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Pakistan’s domestic financial borrowing system is loaded against the government of Pakistan and lenders (commercial banks) are on a killing spree. The government cannot borrow from the SBP, and the international sources are drying in the absence of IMF’s nod. Seeing, this, banks are smelling blood and going for kill. The regulator SBP, is not acting to counter banks’ rent seeking behavior, and the sole loser is government of Pakistan (taxpayers).

There are binding constraints of government borrowings. And with reversing interest rate cycle, banks’ party is on. The secondary market yields in six-month papers are trading at 106 bps premium to prevailing policy rate.

In the latest T-Bill auction, government rejected 6M and !2M papers as market was asking for too high rates. Government accepted Rs135 billion at a cut-off rate of 8.25 percent – 102 bps higher than auction on 9th September. The market is asking for more. They know that government has no choice, and they are dominating. It is like when you have one petrol pump to fill tank, the dealer can ask any (unreasonable) rate. The banks are doing this with government. Today, there is a PIB auction. Expect banks to ask for high rates, and government to reject it.

In such a scenario, the role of SBP – being a regulator, is critical. And that is missing. Just like SBP has a stated policy of intervening in the currency market to curb the volatility and to let the market to function in an orderly manner, there should be similar policy in the money market. The SBP should intervene to curb the volatility in the market rates.

The tool of open market operation (OMO) is to manage day to day liquidity in the banking system. If there is excess liquidity, SBP mops it up, and pumps in the market through reverse repo, when the liquidity is short. Nowadays, it seems there is a case of permanent liquidity shortage as the toll of reverse OMO stands at Rs1,835 billion and the number is around Rs 2 trillion for the past six months or so. For details read “Permanent liquidity shortage?”, published on 2nd June 2021.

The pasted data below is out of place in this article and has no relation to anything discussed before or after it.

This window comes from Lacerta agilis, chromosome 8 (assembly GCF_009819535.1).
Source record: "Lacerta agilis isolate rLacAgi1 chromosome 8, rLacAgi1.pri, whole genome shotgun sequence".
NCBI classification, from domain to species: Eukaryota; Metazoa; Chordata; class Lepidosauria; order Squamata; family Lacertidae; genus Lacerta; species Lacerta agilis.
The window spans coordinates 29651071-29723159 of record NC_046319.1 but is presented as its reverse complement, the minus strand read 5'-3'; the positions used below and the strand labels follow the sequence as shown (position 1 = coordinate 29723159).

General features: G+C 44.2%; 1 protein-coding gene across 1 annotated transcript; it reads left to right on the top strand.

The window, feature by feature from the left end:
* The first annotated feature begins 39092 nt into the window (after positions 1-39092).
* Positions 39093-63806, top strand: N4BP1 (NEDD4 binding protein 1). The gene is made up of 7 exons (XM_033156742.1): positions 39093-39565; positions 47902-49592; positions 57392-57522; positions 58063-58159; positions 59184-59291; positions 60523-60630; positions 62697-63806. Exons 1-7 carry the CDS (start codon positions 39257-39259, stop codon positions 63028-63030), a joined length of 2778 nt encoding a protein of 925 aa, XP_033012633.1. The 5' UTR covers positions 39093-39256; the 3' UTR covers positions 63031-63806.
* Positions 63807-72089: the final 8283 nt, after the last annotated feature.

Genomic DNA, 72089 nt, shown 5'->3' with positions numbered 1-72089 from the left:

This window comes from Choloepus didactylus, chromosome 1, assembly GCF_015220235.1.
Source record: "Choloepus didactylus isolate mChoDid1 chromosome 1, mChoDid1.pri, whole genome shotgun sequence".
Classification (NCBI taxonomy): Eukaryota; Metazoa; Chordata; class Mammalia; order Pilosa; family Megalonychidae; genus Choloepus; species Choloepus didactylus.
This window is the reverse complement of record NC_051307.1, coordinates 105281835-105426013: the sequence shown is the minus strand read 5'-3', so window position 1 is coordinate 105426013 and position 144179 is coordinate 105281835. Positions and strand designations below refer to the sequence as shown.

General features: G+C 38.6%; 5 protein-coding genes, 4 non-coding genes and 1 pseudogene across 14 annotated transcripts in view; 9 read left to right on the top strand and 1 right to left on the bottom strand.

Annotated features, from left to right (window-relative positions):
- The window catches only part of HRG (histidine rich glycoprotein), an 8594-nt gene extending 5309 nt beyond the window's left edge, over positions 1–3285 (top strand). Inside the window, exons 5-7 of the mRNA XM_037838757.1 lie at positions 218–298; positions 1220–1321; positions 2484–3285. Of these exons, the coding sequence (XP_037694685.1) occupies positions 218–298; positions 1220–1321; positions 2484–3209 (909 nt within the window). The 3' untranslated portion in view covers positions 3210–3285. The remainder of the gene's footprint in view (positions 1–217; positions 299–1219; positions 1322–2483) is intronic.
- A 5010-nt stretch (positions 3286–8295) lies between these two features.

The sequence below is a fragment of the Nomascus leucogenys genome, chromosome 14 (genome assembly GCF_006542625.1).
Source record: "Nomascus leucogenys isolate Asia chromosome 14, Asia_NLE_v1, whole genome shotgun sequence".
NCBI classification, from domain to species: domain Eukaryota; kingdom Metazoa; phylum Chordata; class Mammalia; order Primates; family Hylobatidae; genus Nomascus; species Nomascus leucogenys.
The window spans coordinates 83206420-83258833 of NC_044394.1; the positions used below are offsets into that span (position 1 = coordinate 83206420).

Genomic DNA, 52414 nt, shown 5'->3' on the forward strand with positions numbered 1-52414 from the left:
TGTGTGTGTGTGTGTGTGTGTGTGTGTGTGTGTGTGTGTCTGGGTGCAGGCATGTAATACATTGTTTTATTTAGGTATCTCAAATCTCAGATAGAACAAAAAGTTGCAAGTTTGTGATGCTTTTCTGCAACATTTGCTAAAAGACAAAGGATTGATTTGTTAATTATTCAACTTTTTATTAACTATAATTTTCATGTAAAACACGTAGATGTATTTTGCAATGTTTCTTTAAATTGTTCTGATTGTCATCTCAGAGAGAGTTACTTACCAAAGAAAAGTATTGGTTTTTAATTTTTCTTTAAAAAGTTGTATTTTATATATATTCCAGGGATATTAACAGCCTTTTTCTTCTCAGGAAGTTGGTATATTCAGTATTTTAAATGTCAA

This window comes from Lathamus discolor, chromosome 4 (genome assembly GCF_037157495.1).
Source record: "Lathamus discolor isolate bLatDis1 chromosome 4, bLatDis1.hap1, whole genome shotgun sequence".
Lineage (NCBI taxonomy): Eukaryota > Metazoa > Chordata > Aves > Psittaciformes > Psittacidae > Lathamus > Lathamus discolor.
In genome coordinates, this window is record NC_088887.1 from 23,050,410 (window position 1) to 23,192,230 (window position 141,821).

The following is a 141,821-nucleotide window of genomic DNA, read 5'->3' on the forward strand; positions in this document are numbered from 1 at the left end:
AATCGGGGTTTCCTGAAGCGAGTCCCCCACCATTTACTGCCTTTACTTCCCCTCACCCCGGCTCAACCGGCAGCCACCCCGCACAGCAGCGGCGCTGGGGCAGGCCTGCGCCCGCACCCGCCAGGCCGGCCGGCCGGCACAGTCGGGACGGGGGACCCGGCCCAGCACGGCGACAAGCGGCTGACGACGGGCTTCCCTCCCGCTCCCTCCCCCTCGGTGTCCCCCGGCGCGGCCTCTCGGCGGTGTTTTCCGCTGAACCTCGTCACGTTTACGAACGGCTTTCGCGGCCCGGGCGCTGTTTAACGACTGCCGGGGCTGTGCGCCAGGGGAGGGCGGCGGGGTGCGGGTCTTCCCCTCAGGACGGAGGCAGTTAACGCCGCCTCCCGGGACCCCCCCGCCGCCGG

Banks borrow from open market operations at close to policy rate (currently at 7.34%) and lend it to the government – mostly, at 25-50 bps spread. Now the spread is growing with market yields moving up. Banks party is on. Yet, the banks are not fully capitalizing it, as they are being lazy.

Ministry of Finance is offering floating PIBs, and one of the best instruments in volatile market for banks is 2Y-floating PIB. This is linked to 3M T-bills (spread of 40 bps over 3M-T-Bill weighted average yield), its coupon is quarterly and its re-priced fortnightly. That 15-days repricing is almost taking all the interest rate risk out of the equation for banks.

The current coupon rate is 8.57 percent and banks can borrow at 7.34 percent through reverse OMO. They have mouthwatering spread, yet they are not buying enough 2Y floating bonds. They are yet to tune the core banking systems to adjust for fortnightly repricing. Banks are losing free money – with no capital charge and no interest rate risk, for being lazy. Bank’s treasuries often operate with trading mindset, looking for capital gains and that is why they like fixed rate bonds.

The thinking must change. And the skewed incentive structure should be ironed out. For that the role of SBP as a regulator is critical. It should not see mere from the lens of banks, as SBP performance is measured on the capital strength of banks, and the capital adequacy and other rations improve with gains from PIBs and all – lately a falling bank almost recapitalized based on capital gains on PIBs (bought in 2019) during falling rates time in 2020-21.

SPB should consider outright buy options of consistently high reverse OMO – hovering around R2 trillion – 9.5% of banking deposits. SBP Act allows it to do so. The Section 18 of the SBP Act which deals with Open Market Operations, states that “the Bank (SBP) may operate in the financial markets buying and selling outright (spot or forward) or under repurchase agreement of Government securities purchased in the secondary market or such other means as may be deemed expedient”. SBP should give a signal to the market that it may buy Rs100-200 billion every month to improve the liquidity position in the market and that may help flatten the yield curve and help government to reduce its borrowing cost.

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